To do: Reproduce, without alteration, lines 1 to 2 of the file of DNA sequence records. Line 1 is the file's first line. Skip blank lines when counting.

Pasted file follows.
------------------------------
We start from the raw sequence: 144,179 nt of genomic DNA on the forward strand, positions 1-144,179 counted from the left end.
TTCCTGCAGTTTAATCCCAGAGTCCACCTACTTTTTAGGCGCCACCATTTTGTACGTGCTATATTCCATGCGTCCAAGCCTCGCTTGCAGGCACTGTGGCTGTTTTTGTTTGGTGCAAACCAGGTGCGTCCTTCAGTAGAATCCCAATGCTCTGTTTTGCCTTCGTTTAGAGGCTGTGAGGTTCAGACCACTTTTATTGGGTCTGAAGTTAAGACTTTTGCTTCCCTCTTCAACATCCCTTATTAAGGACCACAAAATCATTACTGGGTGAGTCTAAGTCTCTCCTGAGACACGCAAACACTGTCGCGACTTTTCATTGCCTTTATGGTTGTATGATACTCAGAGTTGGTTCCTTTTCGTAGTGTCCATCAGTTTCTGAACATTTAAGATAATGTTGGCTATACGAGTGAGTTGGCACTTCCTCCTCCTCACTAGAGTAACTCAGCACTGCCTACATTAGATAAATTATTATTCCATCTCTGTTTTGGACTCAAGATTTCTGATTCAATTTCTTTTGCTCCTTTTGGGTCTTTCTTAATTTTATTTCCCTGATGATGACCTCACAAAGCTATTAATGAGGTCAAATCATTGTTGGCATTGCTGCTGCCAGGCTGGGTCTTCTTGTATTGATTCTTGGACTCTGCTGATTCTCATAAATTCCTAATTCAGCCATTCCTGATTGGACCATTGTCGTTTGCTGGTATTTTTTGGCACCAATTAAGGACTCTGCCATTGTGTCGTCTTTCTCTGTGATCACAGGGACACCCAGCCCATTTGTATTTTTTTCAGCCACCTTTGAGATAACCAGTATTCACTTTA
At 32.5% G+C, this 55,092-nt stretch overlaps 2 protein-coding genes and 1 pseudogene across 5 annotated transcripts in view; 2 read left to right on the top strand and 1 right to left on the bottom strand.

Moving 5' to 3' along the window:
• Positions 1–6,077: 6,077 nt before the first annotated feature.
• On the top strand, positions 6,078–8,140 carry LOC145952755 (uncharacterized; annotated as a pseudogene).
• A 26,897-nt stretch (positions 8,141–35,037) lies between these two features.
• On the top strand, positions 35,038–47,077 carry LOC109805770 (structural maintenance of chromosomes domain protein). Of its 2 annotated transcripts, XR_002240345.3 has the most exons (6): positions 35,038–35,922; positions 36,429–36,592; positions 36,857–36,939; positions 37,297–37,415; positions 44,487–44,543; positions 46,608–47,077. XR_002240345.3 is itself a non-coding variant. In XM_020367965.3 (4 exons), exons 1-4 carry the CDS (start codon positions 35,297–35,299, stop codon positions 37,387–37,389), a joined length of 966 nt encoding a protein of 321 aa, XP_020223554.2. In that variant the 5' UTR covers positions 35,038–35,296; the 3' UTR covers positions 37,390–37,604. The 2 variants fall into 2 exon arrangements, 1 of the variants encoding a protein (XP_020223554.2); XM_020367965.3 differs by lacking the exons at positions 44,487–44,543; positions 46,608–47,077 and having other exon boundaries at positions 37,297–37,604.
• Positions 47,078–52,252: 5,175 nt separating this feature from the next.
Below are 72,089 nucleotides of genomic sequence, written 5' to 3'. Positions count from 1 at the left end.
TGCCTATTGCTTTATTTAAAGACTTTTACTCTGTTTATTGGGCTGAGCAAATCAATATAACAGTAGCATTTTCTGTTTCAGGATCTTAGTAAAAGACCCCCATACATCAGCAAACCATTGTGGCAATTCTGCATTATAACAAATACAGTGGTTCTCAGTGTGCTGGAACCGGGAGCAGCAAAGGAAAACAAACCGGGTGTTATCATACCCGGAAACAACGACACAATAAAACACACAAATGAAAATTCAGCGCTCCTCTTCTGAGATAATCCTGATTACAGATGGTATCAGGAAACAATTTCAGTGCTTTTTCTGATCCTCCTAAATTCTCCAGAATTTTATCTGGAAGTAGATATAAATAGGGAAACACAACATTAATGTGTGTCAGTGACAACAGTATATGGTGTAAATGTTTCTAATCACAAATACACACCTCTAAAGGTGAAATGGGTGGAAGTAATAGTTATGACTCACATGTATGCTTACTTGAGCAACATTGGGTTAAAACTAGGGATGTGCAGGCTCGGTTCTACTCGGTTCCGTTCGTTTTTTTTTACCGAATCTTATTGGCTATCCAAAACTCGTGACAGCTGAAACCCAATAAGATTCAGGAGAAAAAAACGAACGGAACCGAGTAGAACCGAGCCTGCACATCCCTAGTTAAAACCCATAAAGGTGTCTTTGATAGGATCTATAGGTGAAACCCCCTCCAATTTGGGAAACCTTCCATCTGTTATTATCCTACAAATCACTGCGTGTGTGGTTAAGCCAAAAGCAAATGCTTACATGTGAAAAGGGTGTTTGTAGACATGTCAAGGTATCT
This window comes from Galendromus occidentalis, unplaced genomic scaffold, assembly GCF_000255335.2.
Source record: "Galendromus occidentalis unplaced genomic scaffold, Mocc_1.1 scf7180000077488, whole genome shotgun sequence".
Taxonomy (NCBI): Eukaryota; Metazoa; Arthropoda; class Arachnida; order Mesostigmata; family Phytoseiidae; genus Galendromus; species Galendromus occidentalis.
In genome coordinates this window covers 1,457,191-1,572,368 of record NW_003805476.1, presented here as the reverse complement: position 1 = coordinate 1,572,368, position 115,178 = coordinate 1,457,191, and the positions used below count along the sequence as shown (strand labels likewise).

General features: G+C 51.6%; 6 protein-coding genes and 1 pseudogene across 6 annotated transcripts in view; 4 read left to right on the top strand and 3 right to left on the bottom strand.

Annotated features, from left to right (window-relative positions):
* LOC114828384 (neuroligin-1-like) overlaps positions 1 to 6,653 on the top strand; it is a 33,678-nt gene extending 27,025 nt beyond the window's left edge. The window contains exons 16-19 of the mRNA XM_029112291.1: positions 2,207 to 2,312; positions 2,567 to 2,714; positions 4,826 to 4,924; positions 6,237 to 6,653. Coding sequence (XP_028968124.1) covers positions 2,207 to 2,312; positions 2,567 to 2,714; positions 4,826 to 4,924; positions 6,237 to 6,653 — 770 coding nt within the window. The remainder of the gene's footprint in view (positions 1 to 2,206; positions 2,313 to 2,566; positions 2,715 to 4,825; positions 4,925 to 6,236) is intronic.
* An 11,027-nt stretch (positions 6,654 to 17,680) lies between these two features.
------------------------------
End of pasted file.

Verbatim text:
We start from the raw sequence: 144,179 nt of genomic DNA on the forward strand, positions 1-144,179 counted from the left end.
TTCCTGCAGTTTAATCCCAGAGTCCACCTACTTTTTAGGCGCCACCATTTTGTACGTGCTATATTCCATGCGTCCAAGCCTCGCTTGCAGGCACTGTGGCTGTTTTTGTTTGGTGCAAACCAGGTGCGTCCTTCAGTAGAATCCCAATGCTCTGTTTTGCCTTCGTTTAGAGGCTGTGAGGTTCAGACCACTTTTATTGGGTCTGAAGTTAAGACTTTTGCTTCCCTCTTCAACATCCCTTATTAAGGACCACAAAATCATTACTGGGTGAGTCTAAGTCTCTCCTGAGACACGCAAACACTGTCGCGACTTTTCATTGCCTTTATGGTTGTATGATACTCAGAGTTGGTTCCTTTTCGTAGTGTCCATCAGTTTCTGAACATTTAAGATAATGTTGGCTATACGAGTGAGTTGGCACTTCCTCCTCCTCACTAGAGTAACTCAGCACTGCCTACATTAGATAAATTATTATTCCATCTCTGTTTTGGACTCAAGATTTCTGATTCAATTTCTTTTGCTCCTTTTGGGTCTTTCTTAATTTTATTTCCCTGATGATGACCTCACAAAGCTATTAATGAGGTCAAATCATTGTTGGCATTGCTGCTGCCAGGCTGGGTCTTCTTGTATTGATTCTTGGACTCTGCTGATTCTCATAAATTCCTAATTCAGCCATTCCTGATTGGACCATTGTCGTTTGCTGGTATTTTTTGGCACCAATTAAGGACTCTGCCATTGTGTCGTCTTTCTCTGTGATCACAGGGACACCCAGCCCATTTGTATTTTTTTCAGCCACCTTTGAGATAACCAGTATTCACTTTA